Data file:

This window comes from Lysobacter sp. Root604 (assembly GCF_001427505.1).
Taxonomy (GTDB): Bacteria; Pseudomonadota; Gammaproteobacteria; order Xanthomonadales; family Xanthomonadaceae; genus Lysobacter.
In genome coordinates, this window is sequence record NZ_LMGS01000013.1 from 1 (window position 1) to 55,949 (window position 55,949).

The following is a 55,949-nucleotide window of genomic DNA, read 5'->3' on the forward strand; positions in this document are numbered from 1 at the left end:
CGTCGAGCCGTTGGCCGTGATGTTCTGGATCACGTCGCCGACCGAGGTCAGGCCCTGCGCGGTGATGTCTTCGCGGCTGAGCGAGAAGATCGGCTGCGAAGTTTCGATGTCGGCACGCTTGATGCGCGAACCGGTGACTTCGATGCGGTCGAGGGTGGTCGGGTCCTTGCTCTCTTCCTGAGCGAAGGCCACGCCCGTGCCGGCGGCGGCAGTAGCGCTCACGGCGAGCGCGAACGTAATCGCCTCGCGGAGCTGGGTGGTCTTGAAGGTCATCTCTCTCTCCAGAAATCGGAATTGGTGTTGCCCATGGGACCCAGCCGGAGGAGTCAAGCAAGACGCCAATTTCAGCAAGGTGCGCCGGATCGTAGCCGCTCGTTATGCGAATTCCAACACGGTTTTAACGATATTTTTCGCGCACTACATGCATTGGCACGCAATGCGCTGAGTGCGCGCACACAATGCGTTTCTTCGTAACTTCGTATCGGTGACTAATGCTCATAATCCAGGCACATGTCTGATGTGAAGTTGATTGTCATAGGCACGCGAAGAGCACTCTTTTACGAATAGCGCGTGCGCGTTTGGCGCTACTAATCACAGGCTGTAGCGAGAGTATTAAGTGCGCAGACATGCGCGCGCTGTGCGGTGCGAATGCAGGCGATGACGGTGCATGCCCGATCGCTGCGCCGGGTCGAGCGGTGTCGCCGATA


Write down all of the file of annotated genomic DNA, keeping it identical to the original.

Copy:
This window comes from Lysobacter sp. Root604 (assembly GCF_001427505.1).
Taxonomy (GTDB): Bacteria; Pseudomonadota; Gammaproteobacteria; order Xanthomonadales; family Xanthomonadaceae; genus Lysobacter.
In genome coordinates, this window is sequence record NZ_LMGS01000013.1 from 1 (window position 1) to 55,949 (window position 55,949).

The following is a 55,949-nucleotide window of genomic DNA, read 5'->3' on the forward strand; positions in this document are numbered from 1 at the left end:
CGTCGAGCCGTTGGCCGTGATGTTCTGGATCACGTCGCCGACCGAGGTCAGGCCCTGCGCGGTGATGTCTTCGCGGCTGAGCGAGAAGATCGGCTGCGAAGTTTCGATGTCGGCACGCTTGATGCGCGAACCGGTGACTTCGATGCGGTCGAGGGTGGTCGGGTCCTTGCTCTCTTCCTGAGCGAAGGCCACGCCCGTGCCGGCGGCGGCAGTAGCGCTCACGGCGAGCGCGAACGTAATCGCCTCGCGGAGCTGGGTGGTCTTGAAGGTCATCTCTCTCTCCAGAAATCGGAATTGGTGTTGCCCATGGGACCCAGCCGGAGGAGTCAAGCAAGACGCCAATTTCAGCAAGGTGCGCCGGATCGTAGCCGCTCGTTATGCGAATTCCAACACGGTTTTAACGATATTTTTCGCGCACTACATGCATTGGCACGCAATGCGCTGAGTGCGCGCACACAATGCGTTTCTTCGTAACTTCGTATCGGTGACTAATGCTCATAATCCAGGCACATGTCTGATGTGAAGTTGATTGTCATAGGCACGCGAAGAGCACTCTTTTACGAATAGCGCGTGCGCGTTTGGCGCTACTAATCACAGGCTGTAGCGAGAGTATTAAGTGCGCAGACATGCGCGCGCTGTGCGGTGCGAATGCAGGCGATGACGGTGCATGCCCGATCGCTGCGCCGGGTCGAGCGGTGTCGCCGATA